ActInSpace NZ is over for 2018 – stay tuned to find out more about how the winning team from Christchurch does in the international finals, and about the next global ActInSpace event in 2020.
Our judges are:
Professor Ian Wright
We are excited to announce that our first confirmed judge for ActInSpace NZ is Professor Ian Wright, the Deputy Vice-Chancellor at the University of Canterbury:
Professor Ian Wright has been the Deputy Vice-Chancellor at University of Canterbury since August 2016. Ian has a significant personal research career, coupled with extensive experience in research and technological leadership and management, having previously worked at the National Institute of Water and Atmospheric Research in Wellington, New Zealand. His personal research has included study on submarine arc volcanism, submarine hydrothermal venting, carbon capture and storage, and seafloor methane emissions. At NIWA he was the Centre Leader for Coasts and Oceans, and then spent eight years at the National Oceanography Centre / University of Southampton in the United Kingdom.
His time in the UK included four years as Director of Science and Technology at the National Oceanography Centre (NOC), and a member of the UK Natural Environment Research Council Science Board. During his time at NOC, he led groups including all facets of marine science, including global scaled ocean modelling, underwater autonomous vehicle development, and chemical micro-sensor development, and satellite oceanography – the latter group were working on developing and sustaining cost-effective satellite observations of the global and coastal ocean so as to deliver state-of- the-art operational oceanography and environmental monitoring, and were collaborating with Astrium, European Space Agency, Airbus Defence, and Surrey Satellite Technology Ltd, on developing new sensors and algorithm validation for surface ocean parameters.
With his return to New Zealand in 2016, Professor Wright is responsible for research and innovation, and teaching programmes across the entire University of Canterbury, and sits on a number of New Zealand National Science Challenges governance groups, and on the boards of Brain Research New Zealand and the Medical Technologies Centres of Research Excellence, and the Canterbury Medical Research Foundation, and New Zealand Brain Research Institute. He oversees the UC’s Research and Innovation Office, and is involved with a number of nascent space, remote sensing, and aeronautic projects that are focussed around the Canterbury region and working with UC.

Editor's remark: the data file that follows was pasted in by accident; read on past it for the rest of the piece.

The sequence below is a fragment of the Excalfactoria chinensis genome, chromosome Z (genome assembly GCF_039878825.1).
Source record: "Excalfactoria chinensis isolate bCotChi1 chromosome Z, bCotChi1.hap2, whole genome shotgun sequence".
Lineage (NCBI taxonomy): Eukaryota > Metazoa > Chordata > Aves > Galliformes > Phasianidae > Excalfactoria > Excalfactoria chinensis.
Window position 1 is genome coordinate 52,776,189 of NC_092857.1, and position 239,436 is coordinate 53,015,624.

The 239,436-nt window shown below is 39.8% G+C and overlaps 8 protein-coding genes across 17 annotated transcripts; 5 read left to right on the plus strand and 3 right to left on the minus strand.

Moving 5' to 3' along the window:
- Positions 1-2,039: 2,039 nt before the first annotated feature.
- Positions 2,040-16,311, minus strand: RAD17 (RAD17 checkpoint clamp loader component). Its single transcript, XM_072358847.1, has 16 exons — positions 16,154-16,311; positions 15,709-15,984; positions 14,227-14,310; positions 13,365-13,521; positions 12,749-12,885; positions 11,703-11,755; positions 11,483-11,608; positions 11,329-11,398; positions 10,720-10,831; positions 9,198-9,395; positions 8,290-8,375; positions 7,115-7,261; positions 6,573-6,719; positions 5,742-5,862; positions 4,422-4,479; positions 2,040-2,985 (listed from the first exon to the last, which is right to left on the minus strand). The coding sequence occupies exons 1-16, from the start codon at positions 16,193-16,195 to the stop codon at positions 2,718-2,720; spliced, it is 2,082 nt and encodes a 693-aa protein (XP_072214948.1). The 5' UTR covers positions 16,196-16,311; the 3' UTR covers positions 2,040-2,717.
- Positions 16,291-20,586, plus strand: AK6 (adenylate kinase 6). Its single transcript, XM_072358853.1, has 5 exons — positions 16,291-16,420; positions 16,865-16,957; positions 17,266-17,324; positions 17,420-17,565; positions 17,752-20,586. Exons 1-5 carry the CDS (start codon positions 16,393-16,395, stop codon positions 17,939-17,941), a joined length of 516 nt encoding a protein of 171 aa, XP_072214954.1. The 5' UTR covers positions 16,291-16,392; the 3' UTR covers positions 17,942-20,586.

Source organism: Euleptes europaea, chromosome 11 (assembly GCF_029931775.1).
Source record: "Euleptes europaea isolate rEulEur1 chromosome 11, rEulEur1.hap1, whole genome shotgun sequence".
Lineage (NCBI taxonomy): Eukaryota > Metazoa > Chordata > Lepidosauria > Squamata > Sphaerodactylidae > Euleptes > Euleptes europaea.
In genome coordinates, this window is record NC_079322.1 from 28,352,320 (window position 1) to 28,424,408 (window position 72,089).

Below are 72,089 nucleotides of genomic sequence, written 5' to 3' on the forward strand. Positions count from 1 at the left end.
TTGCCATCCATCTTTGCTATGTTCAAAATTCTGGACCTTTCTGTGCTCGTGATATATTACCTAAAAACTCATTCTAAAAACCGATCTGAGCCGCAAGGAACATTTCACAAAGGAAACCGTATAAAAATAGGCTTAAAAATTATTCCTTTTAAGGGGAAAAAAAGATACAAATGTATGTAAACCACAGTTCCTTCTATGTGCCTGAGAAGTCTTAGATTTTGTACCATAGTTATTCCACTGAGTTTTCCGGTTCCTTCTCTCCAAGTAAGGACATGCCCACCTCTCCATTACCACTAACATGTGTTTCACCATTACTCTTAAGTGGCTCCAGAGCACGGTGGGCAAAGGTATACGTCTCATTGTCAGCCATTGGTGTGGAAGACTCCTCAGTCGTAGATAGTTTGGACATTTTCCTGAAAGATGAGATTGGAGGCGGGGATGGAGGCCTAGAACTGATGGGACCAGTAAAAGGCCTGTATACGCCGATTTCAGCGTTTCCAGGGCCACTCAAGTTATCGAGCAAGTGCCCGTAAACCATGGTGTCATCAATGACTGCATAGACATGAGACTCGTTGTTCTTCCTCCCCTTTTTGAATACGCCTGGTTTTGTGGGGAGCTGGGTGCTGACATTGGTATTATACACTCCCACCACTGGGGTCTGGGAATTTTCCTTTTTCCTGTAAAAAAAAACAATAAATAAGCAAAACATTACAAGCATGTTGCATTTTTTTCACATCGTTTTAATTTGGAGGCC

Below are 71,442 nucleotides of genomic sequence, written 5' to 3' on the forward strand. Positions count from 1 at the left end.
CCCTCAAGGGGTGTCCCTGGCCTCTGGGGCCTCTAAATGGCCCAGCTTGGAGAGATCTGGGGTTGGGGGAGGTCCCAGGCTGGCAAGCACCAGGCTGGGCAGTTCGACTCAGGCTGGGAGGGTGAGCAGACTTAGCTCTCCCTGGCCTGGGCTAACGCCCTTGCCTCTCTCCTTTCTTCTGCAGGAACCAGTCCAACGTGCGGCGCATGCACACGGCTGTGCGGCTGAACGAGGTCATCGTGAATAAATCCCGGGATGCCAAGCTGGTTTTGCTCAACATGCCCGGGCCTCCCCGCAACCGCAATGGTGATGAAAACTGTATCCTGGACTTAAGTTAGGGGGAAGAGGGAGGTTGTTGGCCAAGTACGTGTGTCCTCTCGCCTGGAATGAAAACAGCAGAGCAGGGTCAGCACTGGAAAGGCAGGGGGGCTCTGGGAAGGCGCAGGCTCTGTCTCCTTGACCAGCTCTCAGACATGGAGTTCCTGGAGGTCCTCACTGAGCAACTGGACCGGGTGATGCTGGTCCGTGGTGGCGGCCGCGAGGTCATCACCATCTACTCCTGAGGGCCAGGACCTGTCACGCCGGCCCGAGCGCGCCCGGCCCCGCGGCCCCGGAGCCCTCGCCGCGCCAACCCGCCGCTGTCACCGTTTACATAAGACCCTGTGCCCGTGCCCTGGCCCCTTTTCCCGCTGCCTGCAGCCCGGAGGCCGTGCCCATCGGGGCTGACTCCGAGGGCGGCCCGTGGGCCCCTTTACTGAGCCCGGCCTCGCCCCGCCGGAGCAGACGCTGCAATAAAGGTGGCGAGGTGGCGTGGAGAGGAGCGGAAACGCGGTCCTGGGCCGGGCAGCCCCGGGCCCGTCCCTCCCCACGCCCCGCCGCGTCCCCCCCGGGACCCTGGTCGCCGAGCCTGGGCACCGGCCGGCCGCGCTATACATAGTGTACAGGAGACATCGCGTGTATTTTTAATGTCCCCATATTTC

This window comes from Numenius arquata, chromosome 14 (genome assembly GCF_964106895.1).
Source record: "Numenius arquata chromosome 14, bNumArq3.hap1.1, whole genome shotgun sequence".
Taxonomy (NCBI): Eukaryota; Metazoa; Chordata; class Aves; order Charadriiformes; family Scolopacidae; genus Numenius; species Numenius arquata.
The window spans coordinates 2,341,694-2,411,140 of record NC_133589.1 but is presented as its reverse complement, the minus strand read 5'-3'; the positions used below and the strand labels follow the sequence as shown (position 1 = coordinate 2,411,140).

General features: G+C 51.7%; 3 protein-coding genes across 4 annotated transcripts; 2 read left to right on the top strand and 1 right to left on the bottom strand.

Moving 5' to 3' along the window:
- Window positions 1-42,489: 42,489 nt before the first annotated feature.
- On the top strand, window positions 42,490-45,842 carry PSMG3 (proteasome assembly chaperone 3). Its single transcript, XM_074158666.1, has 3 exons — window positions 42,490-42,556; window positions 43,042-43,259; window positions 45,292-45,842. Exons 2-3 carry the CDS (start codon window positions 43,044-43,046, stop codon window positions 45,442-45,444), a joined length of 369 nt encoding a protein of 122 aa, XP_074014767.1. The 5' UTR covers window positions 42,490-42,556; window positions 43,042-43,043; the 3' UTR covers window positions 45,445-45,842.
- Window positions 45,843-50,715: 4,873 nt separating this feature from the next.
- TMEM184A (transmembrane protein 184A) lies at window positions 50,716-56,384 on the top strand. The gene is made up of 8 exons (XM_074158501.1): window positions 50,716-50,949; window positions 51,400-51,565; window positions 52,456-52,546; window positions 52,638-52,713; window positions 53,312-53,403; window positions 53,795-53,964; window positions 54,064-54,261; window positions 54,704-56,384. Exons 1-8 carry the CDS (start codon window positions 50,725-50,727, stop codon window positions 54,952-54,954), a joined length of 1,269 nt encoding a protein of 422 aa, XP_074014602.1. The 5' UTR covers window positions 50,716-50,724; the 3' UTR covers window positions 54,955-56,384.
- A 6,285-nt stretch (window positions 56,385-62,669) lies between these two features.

Our second judge is Victoria MacLennan, Managing Director of OptimalBI:
Victoria is passionate about many things – growing great companies, raising digital literacy, growing the economy of New Zealand and equality.
Her day job is Managing Director of data and information specialists OptimalBI one of the OptimalHQ group of companies she co-owns. Victoria invests in Digital Technology businesses and supports a number of businesses through advisory and governance roles.
Victoria’s community contributions include co-Chair of NZRise a community of NZ owned digital and technology companies, Chair of the Digital Skills Forum a cross government and industry initiative focusing on the future of work, and Chair of Code Club Aotearoa a fabulous charity established to give every kiwi kid the opportunity to learn to code.
She is a member of the Digital Inclusion and Digital Economy, Ministerial Advisory Group.
Often found laughing, Victoria loves what she does “We live in a great country so helping every New Zealander reach their potential in life is something we can all aspire to achieve”.
Our third judge is Seyed Miri, Applications and Solutions Manager Australia Pacific, Intelligence-TMDI for Airbus Defence and Space:
Seyed is specialised in remote sensing and GIS and has worked in Earth Observation and Geospatial business sector during past 18 years in NZ and Australia holding remote sensing lead positions in various companies.
He has been actively involved in several key national scale climate change/forestry/economic analysis related initiatives and projects that satellite data were used as one of the key inputs in the region. He joined Airbus in 2013 and is currently based in Melbourne and managing business development activities in various territories in Australia and NZ.
As an “Applications and Solutions” Manager his key interests are developing and adopting new solutions and services for Airbus Intelligence business in ANZ region using optical and radar satellite data.
Our fourth judge is Michelle Dickinson, also known as Nanogirl!
Dr Michelle Dickinson is a nanotechnologist on a mission to increase the diversity in the science and tech fields.
As founder of Nanogirl Labs, Michelle manages STEM outreach programs across five countries in five different languages. She is also an honorary academic in the Engineering Faculty at The University of Auckland.
Author of The Kitchen Science Cookbook and co-author of No 8. Recharged, Michelle is passionate about growing New Zealand innovation and helping others to turn their ideas into a commercial reality.
Winner of The Prime Ministers Prize for Science Communication and awarded a New Zealand Order Of Merit, Michelle’s work in science communication has been recognised and celebrated.
As fracture mechanics engineer, Michelle is formally trained in breaking materials but she is now dedicating her life to breaking stereotypes.
Our fifth and final judge is Peter McComb
Dr Peter McComb is a physical oceanographer and the founder / manager of MetOcean Solutions. He is a Trustee of The Space Science Technology Trust, which is the majority shareholder of CSST, and a keen supporter of using earth observation in new and interesting ways.